What follows is a true story.
The salesperson called his contact after learning that he lost the big opportunity for which he and his company were competing. After a long bid process and a tough competition, the low bidder was awarded the business. The salesperson wanted to understand why his prospect chose the low bidder and what he could have done differently to convey the value that he and his company created.
There were four finalists. The first three finalists had prices between 1.7 million dollars and 1.9 million dollars. While $200,000 is no small sum of money, it isn’t enough of a difference to disqualify any of the bids; they’re all reasonable, and they all create value for the client.
The low bidder’s price was around $800,000. That gap is too large to understand. There is a major difference in price, and that means there is a major difference in the value being created.
The salesperson pressed their prospect to understand how they justified choosing a price so much lower, that the business couldn’t be done for that price. The contact told him this story.
The contact called the bidding company and asked them why their price was so much lower. He asked whether they could profitably take the business at that price. The salesperson from the winning company told the contact that they were in fact going to lose approximately $1,000,000 by taking the business, but that it was worth it in order to be able to use the prospective company’s logo in their marketing material. (It is a logo that you would recognize, for sure)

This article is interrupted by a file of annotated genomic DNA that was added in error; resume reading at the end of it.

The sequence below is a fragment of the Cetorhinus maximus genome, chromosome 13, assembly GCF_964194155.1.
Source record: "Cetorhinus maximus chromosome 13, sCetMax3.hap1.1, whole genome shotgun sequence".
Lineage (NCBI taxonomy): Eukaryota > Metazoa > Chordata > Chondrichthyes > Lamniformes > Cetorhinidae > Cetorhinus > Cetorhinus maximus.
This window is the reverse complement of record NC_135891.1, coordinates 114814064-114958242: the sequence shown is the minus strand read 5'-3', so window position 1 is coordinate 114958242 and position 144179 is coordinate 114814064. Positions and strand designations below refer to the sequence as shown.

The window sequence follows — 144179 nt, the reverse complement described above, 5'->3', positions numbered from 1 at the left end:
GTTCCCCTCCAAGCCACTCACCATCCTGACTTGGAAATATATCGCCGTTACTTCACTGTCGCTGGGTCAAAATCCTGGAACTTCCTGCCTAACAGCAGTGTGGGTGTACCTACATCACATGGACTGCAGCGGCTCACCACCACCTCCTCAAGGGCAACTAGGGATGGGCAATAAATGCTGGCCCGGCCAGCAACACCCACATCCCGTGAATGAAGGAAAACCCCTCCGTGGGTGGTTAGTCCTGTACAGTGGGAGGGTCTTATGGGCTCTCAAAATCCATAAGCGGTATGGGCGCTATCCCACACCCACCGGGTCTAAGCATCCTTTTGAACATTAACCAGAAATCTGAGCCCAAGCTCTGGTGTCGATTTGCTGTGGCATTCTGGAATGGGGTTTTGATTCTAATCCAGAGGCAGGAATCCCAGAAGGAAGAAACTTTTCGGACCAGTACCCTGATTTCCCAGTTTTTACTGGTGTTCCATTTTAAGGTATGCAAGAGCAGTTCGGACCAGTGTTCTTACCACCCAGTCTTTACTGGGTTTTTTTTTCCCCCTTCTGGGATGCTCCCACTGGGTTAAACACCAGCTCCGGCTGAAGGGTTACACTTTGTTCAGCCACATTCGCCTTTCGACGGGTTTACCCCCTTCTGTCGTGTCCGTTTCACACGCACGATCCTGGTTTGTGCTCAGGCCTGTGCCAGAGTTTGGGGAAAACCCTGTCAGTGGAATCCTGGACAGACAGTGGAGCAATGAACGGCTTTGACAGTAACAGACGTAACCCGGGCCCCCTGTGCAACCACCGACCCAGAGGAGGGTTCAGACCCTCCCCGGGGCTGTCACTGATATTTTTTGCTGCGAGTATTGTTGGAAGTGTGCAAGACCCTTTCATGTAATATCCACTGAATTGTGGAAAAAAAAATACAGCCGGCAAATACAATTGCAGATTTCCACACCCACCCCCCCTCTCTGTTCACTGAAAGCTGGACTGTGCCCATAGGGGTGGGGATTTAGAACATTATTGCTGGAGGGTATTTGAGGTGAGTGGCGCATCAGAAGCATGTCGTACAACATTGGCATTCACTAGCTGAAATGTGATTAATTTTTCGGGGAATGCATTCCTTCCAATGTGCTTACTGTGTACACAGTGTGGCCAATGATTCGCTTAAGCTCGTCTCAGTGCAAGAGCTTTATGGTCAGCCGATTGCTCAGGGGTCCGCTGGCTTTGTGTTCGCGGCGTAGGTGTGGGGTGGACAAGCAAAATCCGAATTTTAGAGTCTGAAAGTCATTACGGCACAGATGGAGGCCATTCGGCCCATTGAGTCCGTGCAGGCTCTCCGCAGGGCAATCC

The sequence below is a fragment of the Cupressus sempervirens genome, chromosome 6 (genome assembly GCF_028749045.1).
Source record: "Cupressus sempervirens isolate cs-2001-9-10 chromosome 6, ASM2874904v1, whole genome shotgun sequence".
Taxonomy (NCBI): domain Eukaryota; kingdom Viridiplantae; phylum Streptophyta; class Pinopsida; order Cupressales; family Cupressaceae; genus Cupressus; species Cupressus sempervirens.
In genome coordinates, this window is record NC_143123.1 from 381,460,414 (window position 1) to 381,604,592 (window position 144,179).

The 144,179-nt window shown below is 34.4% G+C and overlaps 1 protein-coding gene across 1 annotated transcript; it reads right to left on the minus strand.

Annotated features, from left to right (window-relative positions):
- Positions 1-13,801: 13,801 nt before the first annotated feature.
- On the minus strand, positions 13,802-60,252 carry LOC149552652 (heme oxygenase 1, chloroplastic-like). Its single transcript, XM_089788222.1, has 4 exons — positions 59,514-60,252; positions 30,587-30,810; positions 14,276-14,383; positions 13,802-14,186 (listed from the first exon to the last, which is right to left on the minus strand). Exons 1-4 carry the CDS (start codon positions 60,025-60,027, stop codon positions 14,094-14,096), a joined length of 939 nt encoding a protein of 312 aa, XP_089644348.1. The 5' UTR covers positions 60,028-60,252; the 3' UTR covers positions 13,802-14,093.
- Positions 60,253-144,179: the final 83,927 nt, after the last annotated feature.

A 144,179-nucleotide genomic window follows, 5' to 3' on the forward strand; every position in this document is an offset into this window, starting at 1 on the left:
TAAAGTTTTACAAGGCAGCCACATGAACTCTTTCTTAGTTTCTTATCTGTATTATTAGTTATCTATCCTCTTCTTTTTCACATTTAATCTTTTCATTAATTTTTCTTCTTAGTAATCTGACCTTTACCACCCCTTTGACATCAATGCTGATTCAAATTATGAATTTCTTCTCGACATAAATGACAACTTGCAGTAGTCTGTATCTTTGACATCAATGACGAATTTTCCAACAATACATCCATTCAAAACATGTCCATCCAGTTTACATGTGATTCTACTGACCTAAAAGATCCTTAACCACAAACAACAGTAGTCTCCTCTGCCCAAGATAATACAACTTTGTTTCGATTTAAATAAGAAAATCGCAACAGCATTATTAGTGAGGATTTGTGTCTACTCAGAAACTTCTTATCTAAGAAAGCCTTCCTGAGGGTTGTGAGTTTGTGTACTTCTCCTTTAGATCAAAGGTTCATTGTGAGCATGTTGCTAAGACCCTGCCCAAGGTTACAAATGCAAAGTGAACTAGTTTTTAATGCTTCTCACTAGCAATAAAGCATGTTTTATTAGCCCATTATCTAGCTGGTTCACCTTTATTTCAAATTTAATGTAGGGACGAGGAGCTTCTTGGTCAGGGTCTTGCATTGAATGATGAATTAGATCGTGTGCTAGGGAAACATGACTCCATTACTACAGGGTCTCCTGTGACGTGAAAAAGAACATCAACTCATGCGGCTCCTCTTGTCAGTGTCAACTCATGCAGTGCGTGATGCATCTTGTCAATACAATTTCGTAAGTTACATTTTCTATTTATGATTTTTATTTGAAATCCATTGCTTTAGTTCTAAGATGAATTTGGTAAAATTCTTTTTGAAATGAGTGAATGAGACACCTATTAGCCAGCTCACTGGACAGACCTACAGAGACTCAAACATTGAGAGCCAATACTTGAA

Assume a 15% gross margin in this business is customary. The winning bidder needs that logo to equate to $6,650,000 in new business to pay for the $1,000,000 they are losing by taking the business.
I am certain that the winning bidder sees this as an investment. How do you see it?
What do large price differences indicate when it comes to quality and service?
How do your client’s perceive a very low price? How should they perceive the lowest price?
How do you provide your clients with the confidence that you can serve them without showing them logos of the companies you serve? (Not always a bad idea, in my experience)
What happens to clients who underinvest in the results they need? What happens to sales organizations that don’t capture enough of the value they create to serve their clients?
Was the logo worth $1,000,000? Will it equate to $6,500,000 in new sales?
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Filed under: Sales